Thine own dear presence to cheer and to guide;
Strength for today and bright hope for tomorrow,
Blessings all mine, with ten thousand beside!

Great is Thy faithfulness!
Great is Thy faithfulness!
Morning by morning new mercies I see.
All I have needed Thy hand hath provided;
Great is Thy faithfulness, Lord, unto me!

A Little Talk with Jesus - Cleavant Derricks

Prayer is a necessary part of any revival of hope. In this song, Cleavant Derricks begins by accepting the reality of our present condition. He writes that we were “lost in sin.” However, he continues, “but Jesus took us in.” This process of “taking us in” causes light to shine through the dark places of our reality to touch our soul. This light fills our heart with love and places us in God's book of remembrance. All of this comes from a simple “little talk with Jesus.” Yes, we can talk with Jesus, even if all we can do is make a “faintest cry.” Jesus will answer us and ultimately make it all right. Yes, the light of revival comes from Heaven and is fostered through prayer. 

A Little Talk with Jesus
I once was lost in sin but Jesus took me in,
And then a little light from Heaven filled my soul;
It bathed my heart in love and wrote my name above,
And just a little talk with Jesus made me whole.

Sometimes my path seems drear, without a ray of cheer,
And then a cloud of doubt may hide the light of day;
The mists of sin may rise and hide the starry skies
But just a little talk with Jesus makes it right

I may have doubts and fears, my eyes be filled with tears
But Jesus is a friend who watches day and night;
I go to him in prayer, He knows my every care,
And just a little talk with Jesus makes it right.

Now let us have a little talk with Jesus.
Let us tell Him all about our troubles.
He will hear our faintest cry
And He will answer by and by.
Now when you feel a little prayer wheel turning,
Then you’ll know a little fire is burning.
You will find a little talk with Jesus makes it right.

IV. Cultural Responses to the Moment

A Revival of Hope

Dr. William Turner, in the Lectionary Commentary for Revival II, reminds us that sometimes our revivals can have more sound than light. Sometimes, our revivals are, according to Turner, “little more than a moment for escape from the trouble of the world.” This kind of revival may get people to shouting, but it does not prepare them to be witnesses for God in the world. In addition, such shallow revivals leave the poor and vulnerable with no bulwark against the encroaching forces of darkness that they will inevitably face.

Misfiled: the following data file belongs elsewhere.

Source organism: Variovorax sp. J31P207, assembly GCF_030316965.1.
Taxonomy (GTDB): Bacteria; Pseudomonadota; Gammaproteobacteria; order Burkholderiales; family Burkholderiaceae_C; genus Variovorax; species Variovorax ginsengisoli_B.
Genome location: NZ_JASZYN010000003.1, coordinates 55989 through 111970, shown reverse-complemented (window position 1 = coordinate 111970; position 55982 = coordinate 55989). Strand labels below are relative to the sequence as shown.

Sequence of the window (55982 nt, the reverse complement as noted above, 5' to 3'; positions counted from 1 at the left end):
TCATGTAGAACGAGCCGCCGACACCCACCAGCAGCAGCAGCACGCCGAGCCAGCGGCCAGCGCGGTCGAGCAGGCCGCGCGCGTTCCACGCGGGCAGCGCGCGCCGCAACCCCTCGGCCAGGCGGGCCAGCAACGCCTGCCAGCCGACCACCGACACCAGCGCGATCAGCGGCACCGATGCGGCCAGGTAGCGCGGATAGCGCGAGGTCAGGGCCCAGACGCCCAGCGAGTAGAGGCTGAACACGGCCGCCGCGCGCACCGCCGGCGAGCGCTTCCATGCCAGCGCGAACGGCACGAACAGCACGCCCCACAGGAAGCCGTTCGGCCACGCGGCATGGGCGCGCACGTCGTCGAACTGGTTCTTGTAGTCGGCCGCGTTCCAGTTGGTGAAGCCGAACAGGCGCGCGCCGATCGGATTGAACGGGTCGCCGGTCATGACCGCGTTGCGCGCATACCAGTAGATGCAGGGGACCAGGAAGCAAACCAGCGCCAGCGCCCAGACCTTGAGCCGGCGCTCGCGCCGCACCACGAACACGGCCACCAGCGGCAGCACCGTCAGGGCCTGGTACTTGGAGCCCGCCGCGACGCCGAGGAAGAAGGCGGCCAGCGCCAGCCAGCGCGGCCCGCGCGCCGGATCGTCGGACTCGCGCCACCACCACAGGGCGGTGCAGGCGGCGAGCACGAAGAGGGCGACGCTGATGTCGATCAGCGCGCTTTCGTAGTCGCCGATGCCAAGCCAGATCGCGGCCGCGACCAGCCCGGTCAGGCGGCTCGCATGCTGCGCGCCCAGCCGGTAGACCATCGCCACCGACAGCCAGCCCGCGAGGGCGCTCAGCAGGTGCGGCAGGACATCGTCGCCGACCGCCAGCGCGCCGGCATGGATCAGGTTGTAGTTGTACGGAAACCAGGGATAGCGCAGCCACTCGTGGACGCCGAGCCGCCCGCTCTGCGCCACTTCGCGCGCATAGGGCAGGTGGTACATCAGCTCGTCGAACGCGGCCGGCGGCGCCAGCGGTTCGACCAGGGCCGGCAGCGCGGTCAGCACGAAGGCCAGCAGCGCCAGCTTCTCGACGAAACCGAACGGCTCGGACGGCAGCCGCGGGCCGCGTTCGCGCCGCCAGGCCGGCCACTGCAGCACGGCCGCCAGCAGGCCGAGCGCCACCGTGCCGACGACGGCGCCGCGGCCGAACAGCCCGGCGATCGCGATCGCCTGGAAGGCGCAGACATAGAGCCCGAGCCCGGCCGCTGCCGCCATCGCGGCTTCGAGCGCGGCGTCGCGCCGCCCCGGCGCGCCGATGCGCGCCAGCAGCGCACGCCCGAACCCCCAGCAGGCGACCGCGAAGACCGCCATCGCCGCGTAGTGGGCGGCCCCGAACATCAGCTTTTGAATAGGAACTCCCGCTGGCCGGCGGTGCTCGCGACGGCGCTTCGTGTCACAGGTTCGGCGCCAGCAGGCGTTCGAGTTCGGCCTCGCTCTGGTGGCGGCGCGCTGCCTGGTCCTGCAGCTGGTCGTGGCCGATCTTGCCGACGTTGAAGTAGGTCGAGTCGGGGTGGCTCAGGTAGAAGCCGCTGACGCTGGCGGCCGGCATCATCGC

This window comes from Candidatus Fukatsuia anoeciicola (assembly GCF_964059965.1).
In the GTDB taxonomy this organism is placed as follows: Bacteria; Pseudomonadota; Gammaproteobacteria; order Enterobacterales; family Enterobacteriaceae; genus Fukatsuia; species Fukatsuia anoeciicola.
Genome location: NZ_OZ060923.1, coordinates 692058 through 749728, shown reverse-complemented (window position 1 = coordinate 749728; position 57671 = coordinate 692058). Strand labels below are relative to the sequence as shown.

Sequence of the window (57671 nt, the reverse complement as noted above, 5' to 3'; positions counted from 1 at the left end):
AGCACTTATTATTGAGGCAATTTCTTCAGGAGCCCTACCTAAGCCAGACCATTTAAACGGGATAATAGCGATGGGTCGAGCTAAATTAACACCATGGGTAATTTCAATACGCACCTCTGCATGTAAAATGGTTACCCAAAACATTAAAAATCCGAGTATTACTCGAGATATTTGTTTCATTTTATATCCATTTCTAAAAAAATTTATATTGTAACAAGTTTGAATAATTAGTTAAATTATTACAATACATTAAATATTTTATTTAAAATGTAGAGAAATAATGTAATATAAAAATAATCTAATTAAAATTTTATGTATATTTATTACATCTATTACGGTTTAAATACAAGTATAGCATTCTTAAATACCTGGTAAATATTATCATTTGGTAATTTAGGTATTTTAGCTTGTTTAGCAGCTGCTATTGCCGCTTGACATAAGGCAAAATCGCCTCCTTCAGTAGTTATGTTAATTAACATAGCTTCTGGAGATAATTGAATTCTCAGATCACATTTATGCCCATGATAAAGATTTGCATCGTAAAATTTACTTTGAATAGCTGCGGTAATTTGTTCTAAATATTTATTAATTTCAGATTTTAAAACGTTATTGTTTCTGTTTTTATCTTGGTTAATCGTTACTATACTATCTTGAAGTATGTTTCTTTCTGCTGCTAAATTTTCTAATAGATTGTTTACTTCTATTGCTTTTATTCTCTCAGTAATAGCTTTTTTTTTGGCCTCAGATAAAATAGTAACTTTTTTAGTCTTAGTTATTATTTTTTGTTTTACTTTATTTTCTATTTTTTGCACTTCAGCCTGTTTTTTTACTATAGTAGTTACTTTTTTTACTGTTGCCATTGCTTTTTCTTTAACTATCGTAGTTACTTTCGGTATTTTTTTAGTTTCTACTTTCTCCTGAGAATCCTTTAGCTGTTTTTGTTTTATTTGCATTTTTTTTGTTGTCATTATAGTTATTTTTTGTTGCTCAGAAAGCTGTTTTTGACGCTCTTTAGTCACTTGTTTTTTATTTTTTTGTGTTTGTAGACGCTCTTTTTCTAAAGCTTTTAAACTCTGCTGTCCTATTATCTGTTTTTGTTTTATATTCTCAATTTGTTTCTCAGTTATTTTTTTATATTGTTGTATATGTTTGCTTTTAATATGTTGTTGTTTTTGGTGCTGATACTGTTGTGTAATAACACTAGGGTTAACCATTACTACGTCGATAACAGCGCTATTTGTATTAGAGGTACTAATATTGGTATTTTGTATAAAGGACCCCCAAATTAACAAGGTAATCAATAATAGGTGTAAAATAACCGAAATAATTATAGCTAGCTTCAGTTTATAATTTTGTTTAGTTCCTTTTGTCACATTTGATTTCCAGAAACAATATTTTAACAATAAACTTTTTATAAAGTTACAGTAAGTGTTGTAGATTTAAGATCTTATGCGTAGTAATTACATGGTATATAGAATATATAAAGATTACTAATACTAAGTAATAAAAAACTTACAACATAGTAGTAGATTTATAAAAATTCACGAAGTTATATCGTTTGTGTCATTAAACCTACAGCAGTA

Make no mistake about it; we live in a world of uncertainty. Some of us live in the midst of a painful reality, as the enemy attempts to rob us of any form of security. But then there are others of us who have been living a different life. We have a life that seemingly is sheltered from the pains that those on the underside of society have had to endure. Yet, the economic crisis that began in late 2008 clearly demonstrated that our houses, cars, and even our jobs can be taken from us in the flash of a moment.

Uncertainty fosters fear. Our people need something that will outlast the few hours of religious entertainment that sometimes is falsely called “revival.” While we cannot totally eliminate the uncertainty of the human condition, we can combat the fear that that uncertainty attempts to create in our community. We ultimately combat that fear through a persevering faith in God. We cannot know what will happen in the future, but we can preach a message that transcends the issues of this present evil world by becoming connected to the resources of our powerful God.